So, my final, simple, clichéd advice is this: just start hitting play

*Of course, if you have medical conditions that prevent you from exercising, then that is an excuse. 

Link to pics are here

Day 91: My Journey from Obese to Overweight #P90X3Dads

I know what you're thinking, the title of this post sounds underwhelming. I've gone from obese to overweight in 90 days doing the P90X3 program. While "overweight" doesn't sound like an accomplishment, it is to me. I've experienced many improvements physically and mentally in the last 90 days. Let's talk details...

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Last Father's Day (2013), I made a goal:

Lose 50 pounds by next Father's Day (2014).

Crazy idea? Sure. But a goal without a deadline is just a dream, right?!

I'm happy to report that after one year...I reached my goal! I lost 50 pounds. Typing this doesn't sound true. Last year at Father's Day I weigh 230 pounds. This year, I weighed 180 pounds.

I'm still overweight for my height, but I'm no longer in the obese category. Congratulate me on my fitness in the comments! ; )

Over the last 90 days of doing P90X3 I've learned a few things and I've changed in many ways. At a glance, this was my 90-day journey in blog posts:

  1. Day Zero: Pressing Play on Fit Fathering
  2. Day 37: Dream Bigger Than a Smaller Number
  3. Day 74: Respect Water

What I Have Learned...

  • Habit matters: I'm a creature of habit; so are you. What we do daily is what matters. Don't think in terms of weekly or monthly about your health; think daily. Heck, think hourly. Pick a time of day that works best for you, preferably when you have the most energy, and exercise. Let nothing get in your way. This is you-time! With P90X3 there's one rest day per week. For me, the one day off each week is still a time to be active. If I'm inactive for one day, I want to be inactive for two days.
  • Water is key: I've written and talked so much about water I'll spare here, just know that without drinking massive amounts of H20 you will not reach your goals. Why? Mostly because you'll be hungry and more likely to consume salt, sugar, tables, chairs, lawn equipment and the like. Also, you can forget exercise because you won't have the energy for it.
  • Diet matters too: See my water post, but also, eat about a third of what you are now. If you're obese and reading this post, my guess is that you, like me, became obese by eating too much of too many bad things at too many times—and not drinking enough water.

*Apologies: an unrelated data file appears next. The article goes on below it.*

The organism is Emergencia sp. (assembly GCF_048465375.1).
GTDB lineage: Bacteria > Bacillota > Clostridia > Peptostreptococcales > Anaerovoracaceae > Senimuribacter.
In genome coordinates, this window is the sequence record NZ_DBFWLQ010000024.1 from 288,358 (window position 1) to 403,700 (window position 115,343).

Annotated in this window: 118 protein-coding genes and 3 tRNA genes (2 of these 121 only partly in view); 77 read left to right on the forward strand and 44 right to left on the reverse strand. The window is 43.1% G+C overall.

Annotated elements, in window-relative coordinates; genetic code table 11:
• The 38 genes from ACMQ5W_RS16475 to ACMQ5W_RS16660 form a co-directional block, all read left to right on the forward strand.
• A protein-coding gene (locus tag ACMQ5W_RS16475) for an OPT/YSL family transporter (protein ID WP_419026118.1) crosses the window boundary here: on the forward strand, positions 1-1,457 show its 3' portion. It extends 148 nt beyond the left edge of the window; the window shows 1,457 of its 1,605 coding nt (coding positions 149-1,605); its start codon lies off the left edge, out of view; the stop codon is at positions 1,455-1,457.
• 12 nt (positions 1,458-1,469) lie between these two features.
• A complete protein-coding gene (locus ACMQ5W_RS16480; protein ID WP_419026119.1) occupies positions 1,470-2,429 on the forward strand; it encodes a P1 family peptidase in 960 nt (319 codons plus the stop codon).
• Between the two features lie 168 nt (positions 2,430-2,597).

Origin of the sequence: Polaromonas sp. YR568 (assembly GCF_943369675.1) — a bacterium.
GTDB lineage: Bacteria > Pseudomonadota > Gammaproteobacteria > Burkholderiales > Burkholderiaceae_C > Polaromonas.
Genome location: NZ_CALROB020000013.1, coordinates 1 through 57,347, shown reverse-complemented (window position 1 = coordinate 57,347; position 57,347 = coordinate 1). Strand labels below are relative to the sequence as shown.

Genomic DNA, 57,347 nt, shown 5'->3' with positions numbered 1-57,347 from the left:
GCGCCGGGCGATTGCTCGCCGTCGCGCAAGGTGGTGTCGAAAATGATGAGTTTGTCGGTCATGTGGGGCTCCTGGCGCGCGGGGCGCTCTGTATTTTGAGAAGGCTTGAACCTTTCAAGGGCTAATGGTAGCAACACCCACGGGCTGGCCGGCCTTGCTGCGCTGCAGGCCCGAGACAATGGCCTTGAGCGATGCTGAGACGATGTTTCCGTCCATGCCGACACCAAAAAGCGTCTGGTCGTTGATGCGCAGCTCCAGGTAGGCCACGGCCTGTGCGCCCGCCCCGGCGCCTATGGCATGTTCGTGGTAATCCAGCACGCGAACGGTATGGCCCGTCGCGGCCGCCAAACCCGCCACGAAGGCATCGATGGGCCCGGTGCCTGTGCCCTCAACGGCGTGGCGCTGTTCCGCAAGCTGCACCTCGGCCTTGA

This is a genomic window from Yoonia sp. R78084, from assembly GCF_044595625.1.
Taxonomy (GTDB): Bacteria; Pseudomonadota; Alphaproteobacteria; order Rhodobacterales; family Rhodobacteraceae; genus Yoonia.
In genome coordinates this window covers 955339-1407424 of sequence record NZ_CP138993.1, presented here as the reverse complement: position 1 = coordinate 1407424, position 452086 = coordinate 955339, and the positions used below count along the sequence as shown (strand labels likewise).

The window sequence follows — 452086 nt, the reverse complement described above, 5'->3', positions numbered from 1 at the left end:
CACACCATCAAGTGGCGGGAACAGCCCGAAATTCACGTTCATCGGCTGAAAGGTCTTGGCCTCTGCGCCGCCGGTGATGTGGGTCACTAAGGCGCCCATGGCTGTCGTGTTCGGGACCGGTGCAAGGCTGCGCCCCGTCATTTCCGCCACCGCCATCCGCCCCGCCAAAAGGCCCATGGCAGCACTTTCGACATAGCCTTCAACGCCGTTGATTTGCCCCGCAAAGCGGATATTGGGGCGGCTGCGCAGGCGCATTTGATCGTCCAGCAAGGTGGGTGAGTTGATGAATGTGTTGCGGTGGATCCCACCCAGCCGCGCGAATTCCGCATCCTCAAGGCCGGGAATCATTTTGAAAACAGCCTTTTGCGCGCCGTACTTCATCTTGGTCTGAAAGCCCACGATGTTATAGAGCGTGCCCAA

• Oh, and be active: Whether it's 15 minutes, 30 minutes, or an hour, being active changes everything. Trust me, you may not feel like doing anything but sofa-planking, but once you start doing something, you'll feel better. This comes in time, I promise.

How I've Changed...

  • Mentally: I'm pretty sure my wife would tell you I'm happier now than 90 days ago. I say "pretty sure" because I'm still a stressed-out jerk about stupid stuff I can't control. But, daily exercise gives me moments of euphoria you might call "happiness". Eating right for a span of a few meals and snacks has the same affect. If you feel more energetic, you'll probably feel like doing productive stuff. I'm more alert and have noticed moments of deeper concentration. I'm accomplishing more at work and working more efficiently. It's like taking the Limitless pill NZT except I can remember what I've done instead of waking up in a torn suit on the Brooklyn bridge. Y'all have seen that movie right? Nevermind.
  • Physically: I went from 230 pounds to 198 pounds before starting P90X3. But here are several changes I have noticed in the 90 days (from Day Zero to Day 91):
    • Weight: Lost 18 pounds—from 198 to 180.
    • Chest: From XL (Extra-Large) shirts to L (Large). Also, went from super-snug 44 blazer to slim fit 44 (could get away with a regular 42!).
    • Waist: From snug 38-inch pants to loose 34's (almost to size 32's!).
    • Face: My face is no longer round: this is good because my face was never supposed to be round.
    • Feet: My feet no longer hurt. I used to complain about my shoes; but the shoes weren't the issue. Now, even when I spend all day walking in flip-flops, my feet aren't hurting. Hello, barefeet summer!
    • Hands: My wedding ring fits. I was convinced my wedding ring was becoming smaller. Now, it fits like the day Tonia lovingly placed it on my finger. PS: Fingers shouldn't swell or change much over the years unless there are possible health issues. Read the signs, brothers and sisters.

In the last year, but especially in the last 90 days, I have gone from obese to overweight. In the next 90 days (I've already started a second round of P90X3), my goal is to go from overweight to fit. But for now, I have to be excited and feel encouraged (see pics here. sign-in required). Within 90 days, I'm ready to be in the best shape of my entire life. I wish nothing but the same for you.

Note: No dad was paid for this post. We were, however, given a base kit and two kits to giveaway because the Beach Body folks are so awesome. We'll hand-select one winner who uses #P90X3Dads on social media or comments on the blog. Tell us: What would a free copy of P90X3 do for you?

Happy Father's Day!

Father's Day is kind of a big deal when you're National Fatherhood Initiative. 

DOVE-MEN-LOGO_v1[1]When most of today's advertising and media portray dads as stupid, incompetent, bumbling and the like, Dove Men+Care rises above all that noise by showing that a brand can not only move product, but celebrate dads.